Supermarket Milk Pricing given the Green Light by Watchdog
The Australian Competition and Consumer Commission (ACCC) has announced its findings that Coles Supermarkets (Coles) did not act in breach of the predatory pricing provisions, stipulated under ss. 46(1) and 46(1AA) of the Competition and Consumer Act 2010 1974 No. 51 (Cth), when it reduced the price of its house brand milk. The ACCC’s inquiries found that Coles’ intention was to “increase its market share by taking sales from its supermarket competitors”, which is consistent with the ACCC’s expectations of a competitive market. ACCC chairperson Graeme Samuel stated that the major impact of the price reduction appears to have been “a reduction in the supermarkets’ profit margins on house brand milk … [which] have benefited consumers who purchase house brand milk”, and emphasised that “[p]rice cutting, or underselling competitors, does not necessarily constitute predatory pricing”. The ACCC also found that on the whole, “most milk processors pay the same farm gate price to dairy farmers irrespective of whether it is intended to be sold as branded or house brand milk”.
ACCC’s media release (22 July 2011)
Related news item:
ABC News: Milk price cuts cost supermarkets not farmers: ACCC (22 July 2011)
(Source: ACCC; ABC News; Lawlex Legislative Alert & Premium Research)
Phone Company Charged with Contempt of Court
Business Ethics and Corporate Culture, Employment and Workplace Issues, Other
The Australian Competition and Consumer Commission (ACCC) has announced that the Federal Court has charged Allphones Retail Pty Ltd (Allphones) $45,000 for contempt of court after the company breached two undertakings given in October 2008. The orders followed court proceedings initiated by the ACCC and related to a prohibition on Allphones forcing franchisees to sign agreements that released Allphones from liability. According to the ACCC, Allphones has acknowledged that its conduct was both wrongful and culpable, and has issued an apology.
ACCC’s media release (20 July 2011)
SFC Investigating Corporate Governance Report
Anti-Bribery and Anti-Corruption, Anti-Money Laundering, Business Ethics and Corporate Culture, Financial Integrity, Other
Reuters reports that China’s Securities and Futures Commission (SFC) is conducting an investigation into the accuracy of a recent Moody’s report on the corporate governance practices of Chinese firms. The report, Red Flags for Emerging-Market Companies: A Focus on China, was reportedly critical of the corporate governance and accounting practices of a number of Chinese firms. Its release also reportedly led to a sharp decline in the stock and debt prices of a number of the identified firms listed in the Hong Kong bourse. According to Reuters, a number of firms and market analysts have been critical of the report’s veracity and risk framework. These concerns have reportedly prompted the SFC to examine the report under the auspices of its new regulatory authority over credit rating agencies. Reuters reports that the SFC will determine whether the report complied with the mandatory code of conduct which requires credit rating agencies to act “honestly and fairly”.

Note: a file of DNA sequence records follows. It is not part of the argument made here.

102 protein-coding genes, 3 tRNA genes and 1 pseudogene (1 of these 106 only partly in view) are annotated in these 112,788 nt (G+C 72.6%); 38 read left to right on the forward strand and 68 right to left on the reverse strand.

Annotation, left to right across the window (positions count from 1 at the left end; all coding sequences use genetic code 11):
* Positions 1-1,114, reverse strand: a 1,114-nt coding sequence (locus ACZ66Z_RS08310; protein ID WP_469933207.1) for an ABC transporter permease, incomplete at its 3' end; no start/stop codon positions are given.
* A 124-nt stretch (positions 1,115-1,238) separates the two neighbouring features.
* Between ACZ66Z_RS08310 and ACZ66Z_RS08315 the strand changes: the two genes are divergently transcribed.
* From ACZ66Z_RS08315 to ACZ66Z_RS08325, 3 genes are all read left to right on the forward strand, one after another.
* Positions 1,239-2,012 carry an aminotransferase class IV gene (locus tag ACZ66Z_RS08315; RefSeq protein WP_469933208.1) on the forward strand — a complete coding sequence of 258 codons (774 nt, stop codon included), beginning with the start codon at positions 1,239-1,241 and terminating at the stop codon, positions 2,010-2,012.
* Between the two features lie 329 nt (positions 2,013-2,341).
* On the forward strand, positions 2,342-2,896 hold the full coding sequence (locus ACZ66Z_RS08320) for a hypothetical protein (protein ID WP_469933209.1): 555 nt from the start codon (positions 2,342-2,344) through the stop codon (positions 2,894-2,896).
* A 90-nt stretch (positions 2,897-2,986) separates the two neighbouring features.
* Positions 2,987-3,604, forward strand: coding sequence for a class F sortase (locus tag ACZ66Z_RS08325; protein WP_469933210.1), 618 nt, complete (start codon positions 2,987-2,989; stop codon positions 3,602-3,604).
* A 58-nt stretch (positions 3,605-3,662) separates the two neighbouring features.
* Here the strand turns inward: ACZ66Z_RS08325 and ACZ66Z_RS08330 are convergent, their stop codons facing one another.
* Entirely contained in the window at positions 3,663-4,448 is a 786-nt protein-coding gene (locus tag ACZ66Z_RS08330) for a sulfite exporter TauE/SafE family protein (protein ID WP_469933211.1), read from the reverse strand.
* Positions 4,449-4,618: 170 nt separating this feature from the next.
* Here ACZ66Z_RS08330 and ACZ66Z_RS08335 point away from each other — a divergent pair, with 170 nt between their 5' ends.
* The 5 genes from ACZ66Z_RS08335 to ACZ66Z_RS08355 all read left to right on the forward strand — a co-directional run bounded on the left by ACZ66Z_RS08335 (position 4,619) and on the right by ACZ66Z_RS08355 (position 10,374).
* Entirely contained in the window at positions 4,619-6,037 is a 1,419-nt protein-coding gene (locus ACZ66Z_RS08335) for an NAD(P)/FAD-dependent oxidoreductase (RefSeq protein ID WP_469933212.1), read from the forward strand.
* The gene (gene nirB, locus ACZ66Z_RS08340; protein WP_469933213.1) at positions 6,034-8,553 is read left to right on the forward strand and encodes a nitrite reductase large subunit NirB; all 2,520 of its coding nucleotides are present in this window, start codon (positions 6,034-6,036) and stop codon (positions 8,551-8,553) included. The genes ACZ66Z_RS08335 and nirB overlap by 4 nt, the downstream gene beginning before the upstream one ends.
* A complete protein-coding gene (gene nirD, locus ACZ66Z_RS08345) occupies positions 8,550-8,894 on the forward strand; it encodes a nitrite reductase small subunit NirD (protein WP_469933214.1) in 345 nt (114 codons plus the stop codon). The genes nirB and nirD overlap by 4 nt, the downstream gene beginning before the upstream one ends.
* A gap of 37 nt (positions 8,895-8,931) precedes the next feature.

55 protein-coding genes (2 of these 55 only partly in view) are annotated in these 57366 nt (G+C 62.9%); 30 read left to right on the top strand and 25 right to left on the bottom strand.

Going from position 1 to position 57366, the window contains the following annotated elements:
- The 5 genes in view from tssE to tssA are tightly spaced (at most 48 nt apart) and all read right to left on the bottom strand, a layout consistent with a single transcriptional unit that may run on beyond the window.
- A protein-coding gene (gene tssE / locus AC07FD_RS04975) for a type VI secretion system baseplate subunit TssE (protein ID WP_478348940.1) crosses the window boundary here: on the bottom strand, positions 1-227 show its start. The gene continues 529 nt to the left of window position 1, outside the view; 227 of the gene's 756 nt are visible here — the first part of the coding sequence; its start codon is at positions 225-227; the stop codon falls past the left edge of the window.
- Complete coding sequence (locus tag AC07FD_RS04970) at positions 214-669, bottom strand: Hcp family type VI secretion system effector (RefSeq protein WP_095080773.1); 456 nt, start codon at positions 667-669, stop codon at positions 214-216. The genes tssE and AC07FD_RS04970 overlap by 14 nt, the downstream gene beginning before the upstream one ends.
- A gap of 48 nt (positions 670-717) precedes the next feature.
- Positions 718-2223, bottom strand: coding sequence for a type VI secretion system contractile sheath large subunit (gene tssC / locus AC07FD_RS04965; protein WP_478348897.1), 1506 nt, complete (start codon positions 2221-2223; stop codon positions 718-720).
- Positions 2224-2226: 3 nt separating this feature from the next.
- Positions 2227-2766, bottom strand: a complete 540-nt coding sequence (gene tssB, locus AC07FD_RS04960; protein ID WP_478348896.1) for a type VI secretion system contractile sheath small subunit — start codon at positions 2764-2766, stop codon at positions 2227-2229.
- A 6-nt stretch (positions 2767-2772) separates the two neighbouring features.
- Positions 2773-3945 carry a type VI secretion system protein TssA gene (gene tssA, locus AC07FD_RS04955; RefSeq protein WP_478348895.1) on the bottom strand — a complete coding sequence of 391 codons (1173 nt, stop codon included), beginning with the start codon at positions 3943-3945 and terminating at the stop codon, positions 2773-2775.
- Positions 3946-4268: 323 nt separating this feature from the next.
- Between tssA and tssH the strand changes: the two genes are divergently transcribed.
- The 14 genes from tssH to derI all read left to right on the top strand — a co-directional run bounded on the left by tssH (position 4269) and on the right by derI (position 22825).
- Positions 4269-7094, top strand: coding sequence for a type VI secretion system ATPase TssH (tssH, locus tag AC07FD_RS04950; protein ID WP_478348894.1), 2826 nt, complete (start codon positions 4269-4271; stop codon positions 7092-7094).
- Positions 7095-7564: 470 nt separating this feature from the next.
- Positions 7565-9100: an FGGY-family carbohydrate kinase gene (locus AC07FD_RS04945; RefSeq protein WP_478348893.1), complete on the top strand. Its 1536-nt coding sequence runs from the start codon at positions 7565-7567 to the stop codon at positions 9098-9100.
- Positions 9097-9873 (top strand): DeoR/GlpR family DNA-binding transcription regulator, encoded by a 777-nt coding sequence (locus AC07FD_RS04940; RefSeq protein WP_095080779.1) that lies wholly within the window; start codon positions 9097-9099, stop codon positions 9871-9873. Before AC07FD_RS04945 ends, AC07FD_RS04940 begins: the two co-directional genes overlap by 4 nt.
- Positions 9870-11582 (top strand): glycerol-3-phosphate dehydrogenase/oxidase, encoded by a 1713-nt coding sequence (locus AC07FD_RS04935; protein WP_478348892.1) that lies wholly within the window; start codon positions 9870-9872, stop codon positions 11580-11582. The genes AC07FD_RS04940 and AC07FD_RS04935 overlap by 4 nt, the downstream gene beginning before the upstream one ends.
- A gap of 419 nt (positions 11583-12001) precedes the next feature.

Reuters: Moody’s China red flag report under scrutiny by HK regulator (21 July 2011)
Former Telco Executive Sentenced to Death for Bribery, Others Investigated
Anti-Bribery and Anti-Corruption, Business Ethics and Corporate Culture
Xinhua reports that Zhang Chunjiang, a former executive of China’s biggest state-owned telecommunications company China Mobile, has been sentenced to death with a two year repreive for accepting more than $1.15 million in bribes while working for state-run telco companies. According to the The New York Times (NYT), the sentence is part of a major corruption sweep in which at least seven other executives from China Mobile are being investigated.
Xinhua: China Mobile’s former deputy general manager gets suspended death penalty for bribery (22 July 2011)
NYT: Former China Mobile Official Sentenced in Bribery Case (22 July 2011)
(Source: Xinhua; NYT)
Insider Trading Fallout of Carbon Tax
Confidentiality and Intellectual Property, Insider Trading
The Sydney Morning Herald (SMH) reports that a leak of confidential information relating to carbon tax compensation for the steel industry has led to certain investors “making a killing” out of steel stock trading.
According to the SMH, steel maker’s share price has been marked down over previous months in anticipation of the carbon tax, however, the share price climbed more than 6% in the week before the 10 June 2011 announcement of a $300 million concession package for the steel industry. Reportedly, Australian Securities and Investments Commission chairman Greg Medcraft will face increasing pressure to conduct an investigation to find a “needle in the haystack” over the information leak.
SMH: Carbon tax and insider trading: looking for the needle in a smokestack (22 July 2011)